Mayor Ed Murray announced last year that the city of Seattle would cut formal ties with (and funding for) its 13 volunteer Neighborhood District Councils, a move intended to curb the influence of single-family homeowners — who are often opposed to increased density and other land use patterns that encourage transit — at City Hall. However, a change made by the Seattle City Council this week could make it easier for members of the public opposed to development to launch legal battles.
Previously, opponents to building projects had to ask the city for “land use interpretations,” i.e., detailed breakdowns of how regulations apply, the Seattle Times reports. Those interpretations cost a whopping $3,150 — at minimum — which covers 10 hours of review by the city’s construction department. On Monday, the council voted 8-0 to uphold an ordinance eliminating that pricey step.
An analysis from City Council says the change could help individuals not backed by company funding to challenge projects. The other side of that coin, however, is that it could also help groups block projects such as low-income housing or homeless shelters from their neighborhoods. “This could have a negative effect on vulnerable or historically disadvantaged communities,” the analysis said.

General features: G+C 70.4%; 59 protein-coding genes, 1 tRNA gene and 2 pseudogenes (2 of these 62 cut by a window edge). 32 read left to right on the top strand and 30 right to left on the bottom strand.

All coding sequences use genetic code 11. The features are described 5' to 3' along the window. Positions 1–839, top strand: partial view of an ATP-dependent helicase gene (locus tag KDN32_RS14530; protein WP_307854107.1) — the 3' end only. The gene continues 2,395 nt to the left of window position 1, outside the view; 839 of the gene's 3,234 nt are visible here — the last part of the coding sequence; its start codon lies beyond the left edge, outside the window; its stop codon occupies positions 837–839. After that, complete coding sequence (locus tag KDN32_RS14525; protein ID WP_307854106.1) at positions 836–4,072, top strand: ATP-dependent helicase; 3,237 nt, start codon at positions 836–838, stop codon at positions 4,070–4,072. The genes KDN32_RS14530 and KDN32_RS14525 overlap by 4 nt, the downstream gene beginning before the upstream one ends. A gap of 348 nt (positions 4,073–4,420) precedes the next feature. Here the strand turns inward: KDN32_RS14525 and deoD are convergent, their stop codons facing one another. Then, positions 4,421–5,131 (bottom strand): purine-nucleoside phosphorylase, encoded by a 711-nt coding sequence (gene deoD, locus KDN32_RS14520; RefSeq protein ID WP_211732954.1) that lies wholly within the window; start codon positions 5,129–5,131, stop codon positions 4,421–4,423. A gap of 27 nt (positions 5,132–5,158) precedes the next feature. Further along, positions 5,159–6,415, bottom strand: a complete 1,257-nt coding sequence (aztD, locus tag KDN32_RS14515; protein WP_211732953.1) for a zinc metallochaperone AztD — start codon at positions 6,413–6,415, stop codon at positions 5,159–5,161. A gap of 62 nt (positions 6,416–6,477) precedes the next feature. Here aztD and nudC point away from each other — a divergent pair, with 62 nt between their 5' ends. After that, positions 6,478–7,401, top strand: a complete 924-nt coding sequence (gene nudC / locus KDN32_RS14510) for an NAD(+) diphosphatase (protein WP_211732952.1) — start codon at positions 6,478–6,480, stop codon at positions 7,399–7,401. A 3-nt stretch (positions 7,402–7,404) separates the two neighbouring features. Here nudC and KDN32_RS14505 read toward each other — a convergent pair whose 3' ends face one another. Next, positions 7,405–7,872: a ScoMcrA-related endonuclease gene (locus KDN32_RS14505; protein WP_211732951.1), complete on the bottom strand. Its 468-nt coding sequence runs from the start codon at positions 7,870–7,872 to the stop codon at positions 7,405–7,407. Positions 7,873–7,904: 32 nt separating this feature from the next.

Last year, after cutting formal ties with its neighborhood groups, the city signaled a desire for increased equity in its land use discussions, as Erica C. Barnett wrote for Next City in April. It put out “a call for volunteers to serve on a new 16-member Community Involvement Commission,” which was to be “charged with helping city departments develop ‘authentic and thorough’ ways to reach ‘all’ city residents, including underrepresented communities such as low-income people, homeless residents and renters.”
Seattle’s not alone, as Josh Cohen wrote for Next City this week. In many lower-density but left-leaning cities, mainstream progressives tend to shy away from developers, despite their need for increased housing and better public transportation.
Rachel Dovey is an award-winning freelance writer and former USC Annenberg fellow living at the northern tip of California’s Bay Area. She writes about infrastructure, water and climate change and has been published by Bust, Wired, Paste, SF Weekly, the East Bay Express and the North Bay Bohemian.